South of Venda is the land of Modjadji, the rain queen who inspired H. Rider Haggard's immortal "She". Modjadji means "ruler of the day", and this queen was said to be both immortal and white. In truth, an ailing queen would commit suicide with poison said to be made from the brains and spinal cords of crocodiles. It was through her successor that she would live forever. This sort of immortality was the subject of Frazer's classic The Golden Bough. Modjadji's pale skin was due to her being kept in darkness, so that even most of her own subjects would never see her.
Chieftainess of the BaLovedu, or Lobedu tribe, Modjadji joined with the VhaVenda and BaTlou tribes in their struggle against the Boers, during the nineties of the nineteenth century. Until her defeat, no white man had ever seen her.
The BaLovedu tribe was founded by Dzugudini, a rainmaking princess of Zimbabwe's Karanga tribe. In the sixteenth century, she fled with her followers to the Daja Forest on the Molototsi River. Until the early nineteenth century, the ruler of the tribe was usually a man. Then, a chief called Mugado had visions, and executed his own sons. He married his daughter, and any male children were strangled shortly after birth. By this incestuous relationship, a dynasty of queens was founded. Modjadji may not marry a man, but has a number of "wives". Her children are fathered by royal consorts.
Modjadji became the most powerful rainmaker in Southern Africa. Even the mighty Zulus feared and respected her, and gave her the name Mabelemane ("four breasts"). They were certain that the fertility and richness which she brought to the earth would be mirrored in her own body.
The necessary rituals are usually performed in October. The rain comes at a price. The magical medicine once included the brain of a sacrificed child. Nowadays, a goat is considered sufficient. The skins of dead rain queens and their counsellors were also used. Apparently, after a corpse is left for a few days, the skin comes away easily in skilled hands. A human skull is used in the ritual, as are "gomana" drums, which help to summon the rain. The medicine is stored in pots called mehago. When the medicine is burned in magical horns, the smoke rises into the sky and seeds rain clouds. While the magical horns are placed on the ground, rain continues to fall. When Modjadji wishes the rain to stop, she hangs up the horns.
Modjadji reigns from her capital, which is also called Modjadji. However, she is rarely seen by tourists, unless special arrangements are made. The old queen Modjadji "died" in June 2001, but will live on through her successor.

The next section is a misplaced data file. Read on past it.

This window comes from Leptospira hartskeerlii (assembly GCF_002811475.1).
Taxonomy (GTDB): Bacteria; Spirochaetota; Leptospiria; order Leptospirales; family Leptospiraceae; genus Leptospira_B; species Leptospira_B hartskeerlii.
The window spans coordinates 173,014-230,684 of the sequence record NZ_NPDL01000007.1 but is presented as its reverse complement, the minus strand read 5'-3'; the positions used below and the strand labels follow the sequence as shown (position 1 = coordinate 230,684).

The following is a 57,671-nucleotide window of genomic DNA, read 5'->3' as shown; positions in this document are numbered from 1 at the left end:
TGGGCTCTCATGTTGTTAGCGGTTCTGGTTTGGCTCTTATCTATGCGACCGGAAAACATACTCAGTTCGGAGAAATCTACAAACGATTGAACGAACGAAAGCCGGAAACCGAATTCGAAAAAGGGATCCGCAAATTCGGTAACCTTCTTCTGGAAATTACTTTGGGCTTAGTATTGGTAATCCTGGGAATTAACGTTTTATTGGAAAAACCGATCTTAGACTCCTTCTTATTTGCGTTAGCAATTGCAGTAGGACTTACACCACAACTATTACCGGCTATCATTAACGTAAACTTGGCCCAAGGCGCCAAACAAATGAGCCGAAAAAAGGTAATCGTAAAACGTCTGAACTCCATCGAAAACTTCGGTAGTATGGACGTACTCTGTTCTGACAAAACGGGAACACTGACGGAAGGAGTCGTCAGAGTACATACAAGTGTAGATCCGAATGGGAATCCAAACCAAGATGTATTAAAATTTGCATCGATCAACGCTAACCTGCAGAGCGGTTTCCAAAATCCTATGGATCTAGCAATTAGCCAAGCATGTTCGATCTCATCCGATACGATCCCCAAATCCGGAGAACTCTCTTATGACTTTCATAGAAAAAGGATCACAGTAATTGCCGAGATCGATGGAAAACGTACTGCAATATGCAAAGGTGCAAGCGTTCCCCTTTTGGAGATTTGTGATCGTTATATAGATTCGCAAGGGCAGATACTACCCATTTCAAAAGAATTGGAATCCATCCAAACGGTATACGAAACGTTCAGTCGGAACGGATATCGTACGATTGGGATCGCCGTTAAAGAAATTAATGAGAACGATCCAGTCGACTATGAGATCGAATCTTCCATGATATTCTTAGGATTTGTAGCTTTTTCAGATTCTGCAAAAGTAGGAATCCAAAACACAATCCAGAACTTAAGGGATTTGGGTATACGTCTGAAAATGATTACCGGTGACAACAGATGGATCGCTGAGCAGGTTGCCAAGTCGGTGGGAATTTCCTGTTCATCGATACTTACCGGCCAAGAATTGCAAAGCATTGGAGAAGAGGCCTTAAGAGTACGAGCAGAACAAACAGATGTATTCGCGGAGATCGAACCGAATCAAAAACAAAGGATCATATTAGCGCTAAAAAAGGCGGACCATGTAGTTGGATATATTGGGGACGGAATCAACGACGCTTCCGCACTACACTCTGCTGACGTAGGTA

Near the village is a sacred forest of unique Modjadji cycads.
South of Modjadji's realm is Duiwelskloof ("Devil's Gorge"). I remember reading that it was named after a demon, but another explanation is that the name stuck because ox wagons had a tendency to become trapped in the muddy roads of the area.
Further south is Magoebaskloof ("Makgoba's Gorge"). The BaTlou tribe refused to pay taxes to the South African Republic (later called The Transvaal). Less skilled in bushcraft, by African standards, the Boers could not overcome the BaTlou in their forested mountain stronghold. Instead, in 1895, they hired Swazi mercenaries, who eventually trapped the BaTlou. In true Rob Roy fashion, the Swazi captain promised to spare the BaTlou, if their chief, Makgoba (Magoeba), agreed to meet him in single combat. The old chief fought bravely, but was killed. His head was cut off by the Swazis, to show to the Boers. The BaTlou paid their taxes, but the Boers were sufficiently moved to immortalise Makgoba, when they named the area.
Nearby is the beautiful Debegeni waterfall, on the Ramadipa, or Politsi River. The falls form a succession of cascades over a sloping rock, sometimes used by brave souls as a water slide. The pool below is shaped like a pot. "Debegeni" actually means "place of the pot". Gifts of food and beer were left by the pool, to appease dangerous sprites.
The sprites are still dangerous. I still have a printed official warning concerning wet rocks, given to me routinely on one of my visits to Debegeni Falls in the nineteen-eighties. It mentions that during January 1981 alone, there were seven serious accidents, including two fatal, one broken back, one broken neck, two with manifold injuries, and one broken ankle. You have been warned.
The surrounding area is well-forested, both with indigenous woods and plantations. Animals found
in the indigenous forest, which is called Woodbush, include leopards. They are rarely seen by